Pesticide Authorisation (PEST)
During the EP plenary session (5-8 February 2018) in Strasbourg, MEPs vote the mandate of a special committee to look into the EU’s authorisation procedure for pesticides (PEST). This special committee could have potentially wide-ranging legislative effects on the authorisation procedure of both pesticides and chemicals. The special committee is composed of 30 members. Its term will be of nine months from its first meeting, due to take place in early March, at which time the committee’s Chair will be elected. The special committee has been given a broad mandate and will seek to investigate, amongst others:
- the authorisation procedure
- potential failures in the scientific evaluation and approval of substances
- the Commission’s role in renewing the glyphosate licence
- conflicts of interest in the approval procedure; and the role of EU agencies
What is an EP special committee?
Special committees are set up on an ad hoc basis when the European parliament believe there is an urgent issue falling within their purview which needs to be addressed. Special committees are mandated to investigate such issues for a limited time (normally 12 months) and report back to the parliament with a report and recommendations after this period.
Why has this special committee been formed?
Because of glyphosate. The creation of PEST within the European Parliament is a response to concerns raised about the risk posed by the herbicide substance glyphosate. The herbicide had its marketing licence renewed by EU member states for five years in November last year and this special committee is in response to the release of the so-called “Monsanto Papers”.
Will PEST look beyond glyphosate and PPP?
Yes. Whilst the initial reasoning for the establishment is to investigate the procedure for the pesticide glyphosate, the mandate has purposefully designed to be as broad as possible to allow the special committee to make wide-ranging investigations over topics such as the role of European agencies and the principles which dictate authorisation procedure in general, not merely those governing PPP.
Will the PEST special committee result in legislative changes?
Yes. The PEST special committee will report back in March 2019 with their final report and recommendations to be voted by the European Parliament in plenary. These recommendations will then be discussed by the Commission and Council.
Does this mean PEST could alter REACH?
Yes. If the special committee make broad recommendations concerning the role of EU agencies and the authorisation procedure then this could naturally affect the REACH authorisation procedure, in addition to the PPP procedure. The PEST Committee may even make legislative proposals on the very nature of pesticide/chemical regulation in light of the circular economy package.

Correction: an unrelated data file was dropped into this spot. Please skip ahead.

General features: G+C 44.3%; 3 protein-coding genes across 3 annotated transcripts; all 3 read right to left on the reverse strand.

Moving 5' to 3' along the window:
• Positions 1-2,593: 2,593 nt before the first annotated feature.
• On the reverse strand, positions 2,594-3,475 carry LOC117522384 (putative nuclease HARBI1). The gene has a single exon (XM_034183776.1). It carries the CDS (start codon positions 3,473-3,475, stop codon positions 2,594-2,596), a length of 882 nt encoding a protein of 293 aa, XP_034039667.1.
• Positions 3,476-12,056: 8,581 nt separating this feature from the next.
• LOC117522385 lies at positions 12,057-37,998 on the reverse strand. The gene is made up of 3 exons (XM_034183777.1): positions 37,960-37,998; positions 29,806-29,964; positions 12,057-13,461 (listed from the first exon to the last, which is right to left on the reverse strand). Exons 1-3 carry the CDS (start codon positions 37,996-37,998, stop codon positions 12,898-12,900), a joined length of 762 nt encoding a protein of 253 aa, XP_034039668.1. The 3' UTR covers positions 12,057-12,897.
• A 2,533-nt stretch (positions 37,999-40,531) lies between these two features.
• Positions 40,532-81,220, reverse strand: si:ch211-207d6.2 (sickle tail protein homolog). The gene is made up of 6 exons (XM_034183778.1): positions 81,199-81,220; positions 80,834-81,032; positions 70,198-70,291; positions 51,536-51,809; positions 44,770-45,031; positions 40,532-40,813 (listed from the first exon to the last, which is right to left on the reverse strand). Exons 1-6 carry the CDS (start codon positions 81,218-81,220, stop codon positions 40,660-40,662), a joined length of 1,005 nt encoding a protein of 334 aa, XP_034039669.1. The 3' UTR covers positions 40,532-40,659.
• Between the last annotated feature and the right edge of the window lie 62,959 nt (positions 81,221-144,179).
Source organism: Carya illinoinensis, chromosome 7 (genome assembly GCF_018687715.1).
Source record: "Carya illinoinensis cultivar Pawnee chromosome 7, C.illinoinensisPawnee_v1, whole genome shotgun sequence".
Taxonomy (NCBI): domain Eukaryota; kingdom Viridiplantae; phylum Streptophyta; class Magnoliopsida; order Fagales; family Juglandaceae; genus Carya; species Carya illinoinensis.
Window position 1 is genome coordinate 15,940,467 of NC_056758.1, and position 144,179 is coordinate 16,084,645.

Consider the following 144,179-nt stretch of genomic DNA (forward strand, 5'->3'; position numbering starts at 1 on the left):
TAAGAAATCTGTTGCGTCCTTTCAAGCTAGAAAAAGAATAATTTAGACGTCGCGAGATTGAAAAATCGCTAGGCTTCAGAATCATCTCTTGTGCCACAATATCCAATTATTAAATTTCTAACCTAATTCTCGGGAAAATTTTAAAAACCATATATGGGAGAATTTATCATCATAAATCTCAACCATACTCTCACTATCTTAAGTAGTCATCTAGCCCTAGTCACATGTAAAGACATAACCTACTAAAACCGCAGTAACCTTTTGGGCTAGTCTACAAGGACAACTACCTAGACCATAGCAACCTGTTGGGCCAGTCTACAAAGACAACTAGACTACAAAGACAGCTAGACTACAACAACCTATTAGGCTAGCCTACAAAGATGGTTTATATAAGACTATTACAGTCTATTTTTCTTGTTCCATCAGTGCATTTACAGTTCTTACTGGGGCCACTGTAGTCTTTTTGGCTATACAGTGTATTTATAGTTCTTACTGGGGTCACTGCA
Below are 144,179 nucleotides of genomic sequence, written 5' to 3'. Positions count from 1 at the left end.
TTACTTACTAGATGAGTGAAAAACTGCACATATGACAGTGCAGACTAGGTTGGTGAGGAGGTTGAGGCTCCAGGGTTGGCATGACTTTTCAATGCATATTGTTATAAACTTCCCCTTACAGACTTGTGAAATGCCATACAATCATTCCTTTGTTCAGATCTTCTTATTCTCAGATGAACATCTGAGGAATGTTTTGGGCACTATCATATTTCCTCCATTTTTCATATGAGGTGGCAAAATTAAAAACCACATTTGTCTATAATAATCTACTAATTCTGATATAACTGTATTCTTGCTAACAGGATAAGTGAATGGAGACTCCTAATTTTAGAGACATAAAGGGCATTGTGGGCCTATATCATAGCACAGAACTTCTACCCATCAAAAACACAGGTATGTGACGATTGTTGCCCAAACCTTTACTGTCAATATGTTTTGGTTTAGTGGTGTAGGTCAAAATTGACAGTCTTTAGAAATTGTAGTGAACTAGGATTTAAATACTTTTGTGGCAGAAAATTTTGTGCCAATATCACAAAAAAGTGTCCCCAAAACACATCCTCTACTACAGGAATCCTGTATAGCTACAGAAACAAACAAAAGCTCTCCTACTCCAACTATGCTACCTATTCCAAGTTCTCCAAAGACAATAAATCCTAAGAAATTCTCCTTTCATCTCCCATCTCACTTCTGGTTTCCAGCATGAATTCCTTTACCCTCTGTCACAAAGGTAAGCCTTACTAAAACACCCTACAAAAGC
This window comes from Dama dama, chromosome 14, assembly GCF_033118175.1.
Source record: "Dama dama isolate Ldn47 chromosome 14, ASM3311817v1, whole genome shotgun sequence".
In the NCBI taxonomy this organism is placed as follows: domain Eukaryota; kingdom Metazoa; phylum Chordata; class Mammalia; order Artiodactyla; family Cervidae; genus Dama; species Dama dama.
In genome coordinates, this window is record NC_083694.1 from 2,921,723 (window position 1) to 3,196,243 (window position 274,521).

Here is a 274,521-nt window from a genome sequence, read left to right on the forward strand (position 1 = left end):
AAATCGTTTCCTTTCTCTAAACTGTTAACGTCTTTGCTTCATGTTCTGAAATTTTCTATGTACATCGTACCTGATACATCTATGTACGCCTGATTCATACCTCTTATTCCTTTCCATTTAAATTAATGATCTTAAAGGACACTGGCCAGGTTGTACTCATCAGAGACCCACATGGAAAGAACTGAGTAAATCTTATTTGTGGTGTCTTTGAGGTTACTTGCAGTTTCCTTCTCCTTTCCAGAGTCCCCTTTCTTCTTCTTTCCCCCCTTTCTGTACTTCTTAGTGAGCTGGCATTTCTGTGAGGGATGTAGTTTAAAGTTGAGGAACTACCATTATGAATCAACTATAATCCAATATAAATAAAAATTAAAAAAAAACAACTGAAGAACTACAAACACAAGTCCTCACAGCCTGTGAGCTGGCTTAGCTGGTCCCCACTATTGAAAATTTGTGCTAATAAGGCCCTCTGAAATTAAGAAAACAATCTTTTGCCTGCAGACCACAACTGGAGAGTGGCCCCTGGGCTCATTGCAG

Will the precautionary principle be discussed?
Yes. The precautionary principle will be one of the main themes running through the PEST hearings over the coming months. Certain factions within the European Parliament want a much greater role for the precautionary principle in both the authorisation procedure for pesticides and chemicals. Recent movements by certain member states within the EU Council have sought to mandate a greater role of the precautionary but these have been scuppered by internal market rules. Many view this special committee as a way to ensure an enhanced role for the precautionary principle.
How will PEST seek to investigate?
Loudly. EP special committees in recent years have garnered a great deal of media attention and far more than the normal European Parliamentary committee could ever hope. This is because they are only formed when there are grave breeches or manipulation of EU law, these issues naturally attract greater media attention and have normally already dominated news cycles. Recent examples include the EMIS special committee, which was set up in response to the VW emissions rigging scandal; the PANA special committee, which was formed in response to the Panama Papers leak; and the newly-formed TAXE3 special committee, which was formed in response to the Paradise Papers leak.
With MEPs in election mode and the European Commission seeking to ensure a smooth and successful final 18-months of the Junker mandate, this special committee could have potentially profound consequences upon both pesticides and chemicals regulation, as well as the role of the European agencies such as the ECHA.
The European Parliament, emboldened by recent successes emanating from the EMIS and PANA special committees, are more likely to make bold, dramatic legislative proposals within the PEST final report in 2019. The European Commission, to avoid any unnecessary political disputes which hinder other, more important legislative negotiations, may also be more liable to strike deals with the European Parliament and initiate several of the forthcoming PEST proposals. Given the broad nature of PEST’s mandate, this special committee could have far-reaching consequences.
You can download our analysis here. Special Committee PEST
If you want to discuss this further please contact Chris Morris by email.